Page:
The Interactive Advertising Bureau Board of Directors recently voted unanimously to require all members to sign a new code of conduct that necessitates their compliance with the industry’s self-regulatory principles.
Current members will have up to six months to make the pledge; new members must become compliant within three months of joining the group.
In 2009 a number of industry groups released the Self-Regulatory Principles for Online Behavioral Advertising, which are “intended to provide IAB Members with a set of best practices and guidelines.”
The principles require third parties and service providers to provide clear, meaningful, and prominent notice that describes their online behavioral advertising data collection and use practices, including descriptions of the types of data they collect, the purposes for which it will be used, and whether it will be transferred to a nonaffiliate for behavioral advertising purposes. Members must also implement an easy-to-use opt-out mechanism and retain data only as long as necessary to fulfill a legitimate business need, or as required by law.
The principles also require members to post a clear and prominent notice of their cookie-based behavioral advertising at the publishers’ sites, within or around the targeted ads themselves, and again at the place on the page where the data is collected. In addition, companies must obtain consumers’ consent to track their data online, although consent can be demonstrated on an opt-out basis in the majority of situations.
“The IAB believes an industry as young, dynamic and vibrant as this one, an economic engine of the U.S., responsible for so much employment and innovation, needs to be responsible and that self-regulation is in the best interest of our members,” Mike Zaneis, Senior Vice President, Public Policy and General Counsel, said in a press release about the new code of conduct. “We are pleased that our members have embraced this groundbreaking commitment.”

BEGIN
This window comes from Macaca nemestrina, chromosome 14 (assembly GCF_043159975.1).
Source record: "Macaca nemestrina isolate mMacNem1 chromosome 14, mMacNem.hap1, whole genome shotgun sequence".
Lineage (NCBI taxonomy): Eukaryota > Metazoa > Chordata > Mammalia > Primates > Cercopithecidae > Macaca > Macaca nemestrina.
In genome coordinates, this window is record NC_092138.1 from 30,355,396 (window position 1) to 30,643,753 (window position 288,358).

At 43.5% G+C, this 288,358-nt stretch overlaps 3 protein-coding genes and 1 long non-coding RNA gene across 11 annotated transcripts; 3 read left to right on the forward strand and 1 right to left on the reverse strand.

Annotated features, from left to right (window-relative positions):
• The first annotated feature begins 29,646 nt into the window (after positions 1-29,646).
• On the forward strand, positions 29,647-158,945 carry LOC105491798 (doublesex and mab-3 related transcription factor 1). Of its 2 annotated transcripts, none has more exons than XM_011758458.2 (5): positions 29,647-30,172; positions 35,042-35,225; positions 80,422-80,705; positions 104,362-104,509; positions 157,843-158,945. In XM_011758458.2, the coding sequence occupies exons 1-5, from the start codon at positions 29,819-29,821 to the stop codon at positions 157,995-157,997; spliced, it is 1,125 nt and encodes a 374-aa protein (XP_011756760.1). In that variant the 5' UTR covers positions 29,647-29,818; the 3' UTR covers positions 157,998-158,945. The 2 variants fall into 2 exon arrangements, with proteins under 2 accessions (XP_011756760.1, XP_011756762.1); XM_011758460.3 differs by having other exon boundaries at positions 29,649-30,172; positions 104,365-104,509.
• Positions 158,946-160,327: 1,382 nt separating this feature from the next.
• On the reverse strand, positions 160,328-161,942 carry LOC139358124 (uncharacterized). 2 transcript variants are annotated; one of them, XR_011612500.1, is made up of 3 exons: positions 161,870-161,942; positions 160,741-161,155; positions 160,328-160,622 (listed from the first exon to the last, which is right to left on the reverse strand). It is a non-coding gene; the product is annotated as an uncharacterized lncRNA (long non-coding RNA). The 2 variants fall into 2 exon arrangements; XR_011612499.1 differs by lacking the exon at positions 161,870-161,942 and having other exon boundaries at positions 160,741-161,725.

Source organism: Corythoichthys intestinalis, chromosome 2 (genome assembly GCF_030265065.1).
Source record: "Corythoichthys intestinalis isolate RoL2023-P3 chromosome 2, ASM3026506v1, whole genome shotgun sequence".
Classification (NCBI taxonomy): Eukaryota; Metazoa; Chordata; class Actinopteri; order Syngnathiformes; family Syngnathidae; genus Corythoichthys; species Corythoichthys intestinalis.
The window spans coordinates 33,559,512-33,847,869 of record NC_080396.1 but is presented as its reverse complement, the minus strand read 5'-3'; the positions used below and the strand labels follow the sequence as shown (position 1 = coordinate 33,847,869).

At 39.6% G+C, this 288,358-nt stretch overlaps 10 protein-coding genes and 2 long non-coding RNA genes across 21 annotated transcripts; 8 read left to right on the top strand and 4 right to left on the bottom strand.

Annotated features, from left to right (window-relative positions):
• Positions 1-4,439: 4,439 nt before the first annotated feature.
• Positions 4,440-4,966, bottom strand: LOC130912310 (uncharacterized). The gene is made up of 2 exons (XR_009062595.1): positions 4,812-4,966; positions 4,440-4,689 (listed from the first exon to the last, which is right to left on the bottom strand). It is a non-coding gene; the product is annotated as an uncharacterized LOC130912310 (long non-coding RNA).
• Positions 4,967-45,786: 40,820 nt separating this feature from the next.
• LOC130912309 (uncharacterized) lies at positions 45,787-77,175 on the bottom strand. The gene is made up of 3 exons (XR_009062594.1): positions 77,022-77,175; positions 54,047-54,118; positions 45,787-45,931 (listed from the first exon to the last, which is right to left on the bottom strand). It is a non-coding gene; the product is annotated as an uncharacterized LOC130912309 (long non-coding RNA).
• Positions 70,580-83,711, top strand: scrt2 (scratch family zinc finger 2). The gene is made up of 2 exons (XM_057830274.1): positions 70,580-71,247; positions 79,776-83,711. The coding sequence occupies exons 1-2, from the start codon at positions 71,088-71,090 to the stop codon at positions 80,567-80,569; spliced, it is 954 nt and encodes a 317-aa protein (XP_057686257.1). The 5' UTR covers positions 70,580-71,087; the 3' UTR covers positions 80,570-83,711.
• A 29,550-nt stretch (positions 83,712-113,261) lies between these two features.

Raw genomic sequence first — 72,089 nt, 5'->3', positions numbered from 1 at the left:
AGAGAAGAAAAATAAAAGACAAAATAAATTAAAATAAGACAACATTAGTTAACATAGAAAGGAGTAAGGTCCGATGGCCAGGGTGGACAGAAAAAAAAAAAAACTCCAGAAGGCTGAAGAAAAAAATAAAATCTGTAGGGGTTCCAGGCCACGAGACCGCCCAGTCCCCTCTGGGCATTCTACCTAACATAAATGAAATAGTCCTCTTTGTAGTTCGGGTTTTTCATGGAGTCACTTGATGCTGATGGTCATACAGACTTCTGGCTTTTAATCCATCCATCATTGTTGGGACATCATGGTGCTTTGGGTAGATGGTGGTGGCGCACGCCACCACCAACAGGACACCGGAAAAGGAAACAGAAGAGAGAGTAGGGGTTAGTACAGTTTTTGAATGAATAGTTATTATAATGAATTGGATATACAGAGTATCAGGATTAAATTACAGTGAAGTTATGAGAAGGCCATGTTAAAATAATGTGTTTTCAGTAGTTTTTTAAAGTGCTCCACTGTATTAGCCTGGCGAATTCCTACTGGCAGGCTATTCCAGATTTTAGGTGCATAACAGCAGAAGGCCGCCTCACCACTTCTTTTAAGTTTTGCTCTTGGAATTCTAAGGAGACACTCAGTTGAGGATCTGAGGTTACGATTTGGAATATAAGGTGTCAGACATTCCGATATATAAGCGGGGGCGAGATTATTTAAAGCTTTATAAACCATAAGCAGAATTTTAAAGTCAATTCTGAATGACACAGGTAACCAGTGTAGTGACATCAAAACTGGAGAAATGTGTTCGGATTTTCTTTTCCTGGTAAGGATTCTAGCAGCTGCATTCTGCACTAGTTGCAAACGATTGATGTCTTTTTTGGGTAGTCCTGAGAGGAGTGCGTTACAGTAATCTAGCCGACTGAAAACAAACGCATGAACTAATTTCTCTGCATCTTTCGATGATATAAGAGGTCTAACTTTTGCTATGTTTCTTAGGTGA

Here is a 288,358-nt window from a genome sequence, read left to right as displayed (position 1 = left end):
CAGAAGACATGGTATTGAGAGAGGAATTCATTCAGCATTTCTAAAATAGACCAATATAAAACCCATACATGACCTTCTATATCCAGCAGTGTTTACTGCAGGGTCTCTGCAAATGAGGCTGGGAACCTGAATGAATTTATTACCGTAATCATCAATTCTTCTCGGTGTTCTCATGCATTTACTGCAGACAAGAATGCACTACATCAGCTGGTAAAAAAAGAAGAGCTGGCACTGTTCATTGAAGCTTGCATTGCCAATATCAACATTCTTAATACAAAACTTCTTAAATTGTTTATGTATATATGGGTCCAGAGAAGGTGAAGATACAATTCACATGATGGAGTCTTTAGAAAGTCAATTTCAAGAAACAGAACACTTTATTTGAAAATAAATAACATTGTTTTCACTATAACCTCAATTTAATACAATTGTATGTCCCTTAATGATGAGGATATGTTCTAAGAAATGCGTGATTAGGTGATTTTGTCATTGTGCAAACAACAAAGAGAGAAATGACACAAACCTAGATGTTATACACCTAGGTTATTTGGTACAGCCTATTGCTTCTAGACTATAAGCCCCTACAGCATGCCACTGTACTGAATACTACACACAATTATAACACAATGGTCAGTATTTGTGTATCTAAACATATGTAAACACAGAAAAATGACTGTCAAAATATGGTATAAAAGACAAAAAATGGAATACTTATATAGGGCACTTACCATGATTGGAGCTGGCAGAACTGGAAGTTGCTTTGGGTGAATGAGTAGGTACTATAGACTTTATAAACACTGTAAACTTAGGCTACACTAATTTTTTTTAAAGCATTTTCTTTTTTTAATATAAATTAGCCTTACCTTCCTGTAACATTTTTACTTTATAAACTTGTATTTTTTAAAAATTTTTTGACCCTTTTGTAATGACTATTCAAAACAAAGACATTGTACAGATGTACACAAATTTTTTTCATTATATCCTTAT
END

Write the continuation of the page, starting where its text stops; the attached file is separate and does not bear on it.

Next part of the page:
Overview and enforcement of the principles will be led by the Council of Better Business Bureaus. Companies that fail to follow the code of conduct will face a minimum six-month suspension and could face an enforcement action by the Federal Trade Commission. Zaneis told MediaPost Publications that the FTC could open a case “if the companies state they are doing one thing, but are not living up to their statement.”
To read the IAB code of conduct, click here.
Why it matters: The pledge to follow the principles is a further attempt by the industry to stave off federal regulations and/or legislation. With two pieces of privacy legislation already introduced in this session of Congress – including the Do Not Track Me Online bill – and more on the way, industry groups are doing what they can to convince legislators that new laws or rules are unnecessary.